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    Author(s): D.J. Hayes; A.D. McGuire; D.W. Kicklighter; K.R. Gurney; T.J. Burnside; J.M. Melillo
    Date: 2011
    Source: Global Biogeochemical Cycles. 25: GB3018. 14 p. doi: 10.1029/2010GB003813
    Publication Series: Scientific Journal (JRNL)
    Station: Pacific Northwest Research Station
    PDF: Download Publication  (1.33 MB)


    Studies indicate that, historically, terrestrial ecosystems of the northern high-latitude region may have been responsible for up to 60% of the global net land-based sink for atmospheric C02. However, these regions have recently experienced remarkable modification of the major driving forces of the carbon cycle, including surface air temperature warming that is significantly greater than the global average and associated increases in the frequency and severity of disturbances. Whether Arctic tundra and boreal forest ecosystems will continue to sequester atmospheric C02 in the face of these dramatic changes is unknown. Here we show the results of model simulations that estimate a 41 Tg C yr-1 sink in the boreal land regions from 1997 to 2006, which represents a 73% reduction in the strength of the sink estimated for previous decades in the late 20th century. Our results suggest that C02 uptake by the region in previous decades may not be as strong as previously estimated. The recent decline in sink strength is the combined result of (1) weakening sinks due to warming-induced increases in soil organic matter decomposition and (2) strengthening sources from pyrogenic C02 emissions as a result of the substantial area of boreal forest burned in wildfires across the region in recent years. Such changes create positive feedbacks to the climate system that accelerate global warming, putting further pressure on emission reductions to achieve atmospheric stabilization targets.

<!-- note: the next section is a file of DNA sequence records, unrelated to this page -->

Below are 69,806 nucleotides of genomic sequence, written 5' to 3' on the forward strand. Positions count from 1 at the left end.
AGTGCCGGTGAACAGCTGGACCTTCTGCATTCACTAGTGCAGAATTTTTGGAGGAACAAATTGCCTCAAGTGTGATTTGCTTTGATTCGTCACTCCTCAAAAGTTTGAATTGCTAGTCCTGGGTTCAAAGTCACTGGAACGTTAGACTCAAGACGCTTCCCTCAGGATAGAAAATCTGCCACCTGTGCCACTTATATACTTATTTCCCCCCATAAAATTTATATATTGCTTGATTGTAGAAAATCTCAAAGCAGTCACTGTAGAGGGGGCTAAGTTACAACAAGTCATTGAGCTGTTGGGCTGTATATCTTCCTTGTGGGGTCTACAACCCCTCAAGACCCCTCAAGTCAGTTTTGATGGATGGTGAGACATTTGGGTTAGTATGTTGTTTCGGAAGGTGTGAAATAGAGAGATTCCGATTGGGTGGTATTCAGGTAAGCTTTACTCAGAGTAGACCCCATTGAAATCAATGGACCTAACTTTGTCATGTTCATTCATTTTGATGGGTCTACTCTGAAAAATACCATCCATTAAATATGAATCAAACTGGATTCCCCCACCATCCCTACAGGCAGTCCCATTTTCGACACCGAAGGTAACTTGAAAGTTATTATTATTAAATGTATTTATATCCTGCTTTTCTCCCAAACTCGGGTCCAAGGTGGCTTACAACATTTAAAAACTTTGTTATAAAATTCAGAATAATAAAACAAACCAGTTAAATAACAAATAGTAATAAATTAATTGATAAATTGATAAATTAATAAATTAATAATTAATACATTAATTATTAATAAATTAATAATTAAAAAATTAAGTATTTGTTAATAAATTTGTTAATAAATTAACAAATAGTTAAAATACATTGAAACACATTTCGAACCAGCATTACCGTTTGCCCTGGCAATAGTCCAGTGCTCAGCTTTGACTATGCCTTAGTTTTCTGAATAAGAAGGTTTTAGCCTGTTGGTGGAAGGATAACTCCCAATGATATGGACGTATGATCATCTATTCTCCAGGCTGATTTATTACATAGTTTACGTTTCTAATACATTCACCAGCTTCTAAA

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    Hayes, D.J.; McGuire, A.D.; Kicklighter, D.W.; Gurney, K.R.; Burnside, T.J.; Melillo, J.M. 2011. Is the northern high-latitude land-based CO2 sink weakening? Global Biogeochemical Cycles. 25: GB3018. 14 p. doi:10.1029/2010GB003813.


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    carbon, climate change, boreal

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